The MicroLabBox controls how the sensors and actuators interact with each other. In doing so, it takes over the function of the brain by coordinating the simulation of the different organs.
Multiple Functions, One Control Unit
A MicroLabBox serves as the control unit used to simulate the brain functions required in this context. One of these boxes is being used at ETH Zurich in the field of automotive developments, which means they already had experience using it. The MicroLabBox stood out due to its flexibility and high computing power. The MicroLabBox acts not only as an I/O interface for the communication between sensors and actuators, but also as the central computation unit. The work is supported by the dSPACE experiment software ControlDesk, which makes it possible to access real-time applications while they are running. As a result, it is possible not only to monitor the supply parameters of the liver but also to influence them actively when a donor organ is connected to the machine.
Better Simulation for Better Quality
The perfusion machine considerably expands the possibilities of maintaining the metabolic functions of a donor liver outside of the human body. What are the next steps after these promising results? Clinical studies are now required to demonstrate that even mediocre livers can actually be transplanted after undergoing the perfusion process. The metabolic data delivered by the perfusion machine could provide a reliable evaluation of the organ quality. In the long term, the liver’s enormous capacity to regenerate itself will also be used so that one donor liver can benefit multiple patients at once. It would also be conceivable – for example, with cancer patients – to remove healthy parts of the liver, regenerate them in the Liver4Life machine, and retransplant them as a replacement for the diseased organ. This would not only potentially save the patient’s life, it would also save them from having to take medication for the rest of their life to prevent their body from rejecting a new organ. A donor liver would not be required in this case. Thanks to the new perfusion machine, there is a renewed hope that more lives can be saved by making better use of quality donor livers or even with autologous organ donations.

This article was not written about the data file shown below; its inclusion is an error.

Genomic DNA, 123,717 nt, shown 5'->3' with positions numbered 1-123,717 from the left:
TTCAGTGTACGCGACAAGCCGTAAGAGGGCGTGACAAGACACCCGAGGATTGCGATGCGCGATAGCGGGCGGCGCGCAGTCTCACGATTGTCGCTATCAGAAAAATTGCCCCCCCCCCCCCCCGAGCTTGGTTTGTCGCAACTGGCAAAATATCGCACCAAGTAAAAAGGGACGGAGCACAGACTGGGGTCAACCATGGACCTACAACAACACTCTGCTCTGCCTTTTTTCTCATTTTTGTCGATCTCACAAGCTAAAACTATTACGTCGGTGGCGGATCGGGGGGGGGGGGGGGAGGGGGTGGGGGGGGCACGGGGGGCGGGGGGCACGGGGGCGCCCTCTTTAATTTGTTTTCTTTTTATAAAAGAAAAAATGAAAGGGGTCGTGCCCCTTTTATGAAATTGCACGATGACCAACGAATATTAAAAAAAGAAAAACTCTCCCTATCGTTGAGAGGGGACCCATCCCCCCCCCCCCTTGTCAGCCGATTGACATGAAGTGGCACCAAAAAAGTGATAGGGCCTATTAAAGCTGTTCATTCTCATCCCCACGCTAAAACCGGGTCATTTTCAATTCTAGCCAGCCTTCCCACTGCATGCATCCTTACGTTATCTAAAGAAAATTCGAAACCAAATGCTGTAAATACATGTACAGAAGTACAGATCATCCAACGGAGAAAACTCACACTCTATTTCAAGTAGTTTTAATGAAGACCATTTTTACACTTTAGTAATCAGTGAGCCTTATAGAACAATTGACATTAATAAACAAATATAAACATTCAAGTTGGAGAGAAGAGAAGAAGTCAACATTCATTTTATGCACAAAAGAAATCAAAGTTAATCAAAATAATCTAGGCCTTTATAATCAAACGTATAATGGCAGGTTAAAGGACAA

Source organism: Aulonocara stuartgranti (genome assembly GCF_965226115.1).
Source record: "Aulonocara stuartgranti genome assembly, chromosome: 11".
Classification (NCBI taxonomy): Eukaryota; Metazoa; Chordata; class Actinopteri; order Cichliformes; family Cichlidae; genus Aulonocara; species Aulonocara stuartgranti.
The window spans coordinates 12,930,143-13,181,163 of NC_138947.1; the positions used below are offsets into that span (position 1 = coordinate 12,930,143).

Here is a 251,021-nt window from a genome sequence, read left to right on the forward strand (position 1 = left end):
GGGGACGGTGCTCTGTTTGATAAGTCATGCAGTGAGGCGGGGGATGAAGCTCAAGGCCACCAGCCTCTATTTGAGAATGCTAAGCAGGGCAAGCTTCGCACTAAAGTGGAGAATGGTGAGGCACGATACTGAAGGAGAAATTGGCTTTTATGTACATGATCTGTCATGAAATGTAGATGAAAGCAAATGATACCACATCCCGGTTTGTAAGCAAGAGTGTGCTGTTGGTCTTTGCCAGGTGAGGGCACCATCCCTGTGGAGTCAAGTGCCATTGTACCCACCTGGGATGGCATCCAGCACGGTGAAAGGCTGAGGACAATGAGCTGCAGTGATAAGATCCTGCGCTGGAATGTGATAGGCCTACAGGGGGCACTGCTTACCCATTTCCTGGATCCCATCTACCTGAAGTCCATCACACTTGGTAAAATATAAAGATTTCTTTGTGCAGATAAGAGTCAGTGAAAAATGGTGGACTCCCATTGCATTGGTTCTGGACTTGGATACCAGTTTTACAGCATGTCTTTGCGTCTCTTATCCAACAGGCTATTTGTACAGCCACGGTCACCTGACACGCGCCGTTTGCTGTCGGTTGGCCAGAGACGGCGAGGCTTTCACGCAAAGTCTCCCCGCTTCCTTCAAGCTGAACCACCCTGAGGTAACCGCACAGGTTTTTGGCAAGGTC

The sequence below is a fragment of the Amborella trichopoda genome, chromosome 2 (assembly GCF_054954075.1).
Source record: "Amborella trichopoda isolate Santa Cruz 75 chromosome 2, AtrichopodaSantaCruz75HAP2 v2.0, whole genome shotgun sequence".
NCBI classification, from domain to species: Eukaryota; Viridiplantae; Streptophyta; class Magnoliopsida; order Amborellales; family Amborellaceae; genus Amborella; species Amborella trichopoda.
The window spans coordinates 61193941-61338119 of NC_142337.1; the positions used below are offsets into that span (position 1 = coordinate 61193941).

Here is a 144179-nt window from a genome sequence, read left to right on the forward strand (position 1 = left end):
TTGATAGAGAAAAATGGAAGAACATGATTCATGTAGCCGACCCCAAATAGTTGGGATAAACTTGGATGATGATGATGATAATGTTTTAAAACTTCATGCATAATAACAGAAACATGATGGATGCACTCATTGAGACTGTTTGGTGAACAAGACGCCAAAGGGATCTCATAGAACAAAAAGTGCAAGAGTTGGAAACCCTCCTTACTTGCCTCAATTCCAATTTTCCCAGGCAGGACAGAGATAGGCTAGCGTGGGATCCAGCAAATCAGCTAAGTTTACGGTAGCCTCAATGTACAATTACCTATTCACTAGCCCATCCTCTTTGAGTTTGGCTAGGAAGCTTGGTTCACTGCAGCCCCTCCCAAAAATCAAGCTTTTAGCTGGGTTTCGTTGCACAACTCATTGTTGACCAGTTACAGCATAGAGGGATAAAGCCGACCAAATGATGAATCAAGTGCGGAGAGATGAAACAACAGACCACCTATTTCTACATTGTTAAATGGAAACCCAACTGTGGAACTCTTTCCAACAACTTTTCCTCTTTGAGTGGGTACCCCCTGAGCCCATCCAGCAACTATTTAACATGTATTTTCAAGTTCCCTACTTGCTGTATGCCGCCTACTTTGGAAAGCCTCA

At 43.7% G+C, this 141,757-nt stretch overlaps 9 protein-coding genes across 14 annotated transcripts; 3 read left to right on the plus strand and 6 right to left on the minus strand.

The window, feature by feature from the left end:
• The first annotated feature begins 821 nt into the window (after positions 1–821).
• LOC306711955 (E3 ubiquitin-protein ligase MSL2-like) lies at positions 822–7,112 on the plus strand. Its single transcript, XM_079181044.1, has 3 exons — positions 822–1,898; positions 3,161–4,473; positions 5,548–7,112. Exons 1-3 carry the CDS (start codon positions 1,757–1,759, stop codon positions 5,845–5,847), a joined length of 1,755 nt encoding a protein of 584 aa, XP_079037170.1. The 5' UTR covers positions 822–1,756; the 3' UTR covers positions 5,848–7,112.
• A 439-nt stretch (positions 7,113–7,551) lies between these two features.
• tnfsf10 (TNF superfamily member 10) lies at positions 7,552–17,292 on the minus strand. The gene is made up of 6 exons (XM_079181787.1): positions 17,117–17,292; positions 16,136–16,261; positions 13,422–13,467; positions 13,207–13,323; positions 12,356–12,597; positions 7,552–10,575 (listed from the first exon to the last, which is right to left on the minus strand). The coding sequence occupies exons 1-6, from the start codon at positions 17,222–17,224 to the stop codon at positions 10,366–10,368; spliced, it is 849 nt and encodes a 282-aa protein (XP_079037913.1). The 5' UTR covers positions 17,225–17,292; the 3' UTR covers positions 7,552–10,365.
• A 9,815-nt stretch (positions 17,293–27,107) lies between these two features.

Courtesy of ETH Zurich, the University Hospital Zurich, and the Wyss Zurich Institute
When it’s a matter of survival, there are no ‘pretty good’ results. The decision as to whether or not a donor organ can be transplanted, for example, has to be definitive and reliable. The perfusion machine, supported by the MicroLabBox, makes it possible to make decisions like this.
About the authors:
Dr. med. Dilmurodjon Eshmuminov
University Hospital Zurich, Zurich, Switzerland, Department of Visceral and Transplantation Surgery, contributes his medical expertise to the project team and is responsible for defining the medical requirements
Dr. Dustin Becker
ETH Zurich, Wyss Zurich, Zurich, Switzerland, helped develop the system as part of his dissertation and is responsible for implementing the medical requirements in the machine.